Review of Irish abortion services to be seen by Cabinet in coming weeks
Minister for Health Stephen Donnelly has said the abortion review is "about improving access to services".
The Cabinet is set to receive a review of Ireland's abortion services in the coming weeks, before it is sent on the the Oireachtas Health Committee.
The news was delivered by Health Minister Stephen Donnelly today on RTE's News at One, who said that the review focused on "the parts of the services that are working, the parts of the services where access for women is not where it needs to be and the parts of the service where supports for clinicians can get better".
Following the Irish electorate's passing of the 2018 abortion referendum, the legislation which provided for termination services stipulated that an initial review had to be held three years into its implementation.
This current review which is set to be brought before Cabinet later this month, was started by Donnelly himself back in 2021 alongside a public consultation.
Speaking more on the review process, the Minister for Health stated that;
"Ultimately the review is about improving access to services for women. That's what we're focused on. I'll be bringing it to Cabinet in the coming weeks. We'll then publish it and I'm minded then to get the view of the Oireachtas Health Committee on it as well".
Earlier this week, researcher and sociologist Dr. Deirdre Duffy, who contributed to the report, expressed her belief that the abortion system within the state was on the verge of collapse given the number of women accessing GPs and consultants for terminations.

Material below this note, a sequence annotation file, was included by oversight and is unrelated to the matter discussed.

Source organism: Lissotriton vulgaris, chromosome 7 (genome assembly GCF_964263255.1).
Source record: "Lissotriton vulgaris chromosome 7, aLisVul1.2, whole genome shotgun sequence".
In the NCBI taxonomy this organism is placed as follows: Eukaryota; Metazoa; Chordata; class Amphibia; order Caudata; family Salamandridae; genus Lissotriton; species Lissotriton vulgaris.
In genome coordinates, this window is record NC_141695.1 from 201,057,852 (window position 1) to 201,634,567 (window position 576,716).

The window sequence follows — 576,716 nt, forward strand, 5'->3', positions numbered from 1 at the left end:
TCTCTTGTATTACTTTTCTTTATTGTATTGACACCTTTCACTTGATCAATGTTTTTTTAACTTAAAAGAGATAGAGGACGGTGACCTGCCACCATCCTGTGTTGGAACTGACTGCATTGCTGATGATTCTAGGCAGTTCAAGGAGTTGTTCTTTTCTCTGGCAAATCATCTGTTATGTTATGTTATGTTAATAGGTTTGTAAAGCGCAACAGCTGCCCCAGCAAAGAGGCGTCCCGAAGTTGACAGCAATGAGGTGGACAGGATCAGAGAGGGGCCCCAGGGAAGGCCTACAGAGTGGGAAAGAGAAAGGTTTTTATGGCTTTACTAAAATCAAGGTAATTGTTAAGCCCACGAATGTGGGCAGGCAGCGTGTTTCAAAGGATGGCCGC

Responding to those claims, Mr. Donnelly said that Dr. Duffy was "not correct at all" and that the "vast majority" of women who access abortion services "have their needs met in primary care".
Recently, the legislation around abortion in Ireland has drawn criticism for not adequately meeting the needs of women who require terminations due to fatal foetal abnormalities.
Many politicians and pro-abortion campaigners have also called for the removal of the mandatory three-day wait prior to receiving abortion services.
At present, less than 10% of GPs are providing abortion services to patients.
Given this dearth of doctors who provide terminations, many women have had to endure lengthy trips to other parts of the country to gain access to the services.
There has also been a push amongst campaigners in recent times regarding the 'safe access zone' legislation, which would see a ban on protesting within 100 metres of a facility which provides abortion services.
Despite plans to legislate these zones being approved by Cabinet in July of last year, there has yet to be any progress or timescale offered on its implementation.
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